The Abramson Cancer Center of the University of Pennsylvania
Last Modified: May 8, 2013
I am wondering if any cases of lung cancer (or other cancer) can result from smoking marijuana?
Barbara Campling, MD, Medical Oncologist, responds:
Yes, there is evidence that marijuana smoking can cause cancer, in particular lung cancer. Smoke from burning marijuana contains many of the same carcinogens found in tobacco smoke, some in even higher concentrations. It has been difficult to sort out the contribution of marijuana to lung cancer, since many marijuana smokers also use tobacco. Furthermore, it may be difficult to obtain accurate information about the use of illicit drugs. Here are a number of studies that you may want to look up:
Barsky SH, et al. Histopathologic and molecular alterations in bronchial epithelium in habitual smokers of marijuana, cocaine, and/or tobacco. Journal of the National Cancer Institute 90: 1198-1205 (1998). This group found premalignant changes in the airways of smokers of marijuana or crack cocaine that were very similar to the changes found in tobacco smokers. These changes were not detected in the airways of non-smokers.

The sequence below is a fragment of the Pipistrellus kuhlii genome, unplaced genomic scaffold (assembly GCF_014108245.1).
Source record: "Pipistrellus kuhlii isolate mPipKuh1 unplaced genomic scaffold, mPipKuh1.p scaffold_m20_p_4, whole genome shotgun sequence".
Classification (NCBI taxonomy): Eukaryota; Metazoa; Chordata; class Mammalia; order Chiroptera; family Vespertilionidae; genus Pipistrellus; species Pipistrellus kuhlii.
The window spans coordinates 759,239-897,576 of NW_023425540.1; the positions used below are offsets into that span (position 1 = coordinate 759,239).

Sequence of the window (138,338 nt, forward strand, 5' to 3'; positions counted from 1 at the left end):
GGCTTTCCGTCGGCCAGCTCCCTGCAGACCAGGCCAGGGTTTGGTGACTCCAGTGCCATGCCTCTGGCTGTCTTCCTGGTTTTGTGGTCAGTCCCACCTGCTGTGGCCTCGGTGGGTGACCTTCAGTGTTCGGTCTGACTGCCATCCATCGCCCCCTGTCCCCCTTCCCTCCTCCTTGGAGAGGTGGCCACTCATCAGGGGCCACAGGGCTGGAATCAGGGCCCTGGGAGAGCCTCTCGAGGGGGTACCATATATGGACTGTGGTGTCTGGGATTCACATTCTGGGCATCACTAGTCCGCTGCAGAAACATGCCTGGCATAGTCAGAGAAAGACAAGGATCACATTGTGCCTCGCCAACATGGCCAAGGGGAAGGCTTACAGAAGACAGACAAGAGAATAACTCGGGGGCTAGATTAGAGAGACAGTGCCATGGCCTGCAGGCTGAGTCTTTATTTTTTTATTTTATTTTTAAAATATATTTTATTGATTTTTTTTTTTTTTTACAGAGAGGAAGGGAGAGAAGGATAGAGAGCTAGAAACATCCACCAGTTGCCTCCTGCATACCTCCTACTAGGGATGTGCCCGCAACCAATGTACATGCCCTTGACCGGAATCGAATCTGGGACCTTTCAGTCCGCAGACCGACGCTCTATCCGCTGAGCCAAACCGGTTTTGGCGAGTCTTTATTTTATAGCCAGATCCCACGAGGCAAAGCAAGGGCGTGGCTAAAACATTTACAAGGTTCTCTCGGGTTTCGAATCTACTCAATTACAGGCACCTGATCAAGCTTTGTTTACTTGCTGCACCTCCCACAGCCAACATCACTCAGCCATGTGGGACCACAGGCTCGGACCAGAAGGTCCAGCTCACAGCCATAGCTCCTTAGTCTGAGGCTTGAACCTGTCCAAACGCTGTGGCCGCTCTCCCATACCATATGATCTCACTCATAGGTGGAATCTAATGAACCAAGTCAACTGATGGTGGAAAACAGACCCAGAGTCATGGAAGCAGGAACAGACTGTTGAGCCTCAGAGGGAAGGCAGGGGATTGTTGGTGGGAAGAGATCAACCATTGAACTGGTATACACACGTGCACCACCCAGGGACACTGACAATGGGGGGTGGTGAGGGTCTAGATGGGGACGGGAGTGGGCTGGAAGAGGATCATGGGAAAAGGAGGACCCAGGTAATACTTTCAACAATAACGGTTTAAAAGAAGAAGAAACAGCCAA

Mao L, et al. Does marijuana or crack cocaine cause cancer? Journal of the National Cancer Institute 90: 1182-1184 (1998). This paper reviews the evidence for an association between marijuana use and lung cancer, as well as head and neck cancer.
Fung M, et al. Lung and aero-digestive cancers in young marijuana smokers. Tumori 85: 140-142 (1999). This is a report from the Department of Radiation Oncology at the University of Pennsylvania of a number of young patients with lung or other aero-digestive cancers who were marijuana users.
Apr 19, 2014 - Though smoking only marijuana wasn't linked to higher risk of chronic obstructive pulmonary disease, smoking tobacco or both marijuana and tobacco was associated with higher risk, according to research published in the April 14 issue of CMAJ, the journal of the Canadian Medical Association.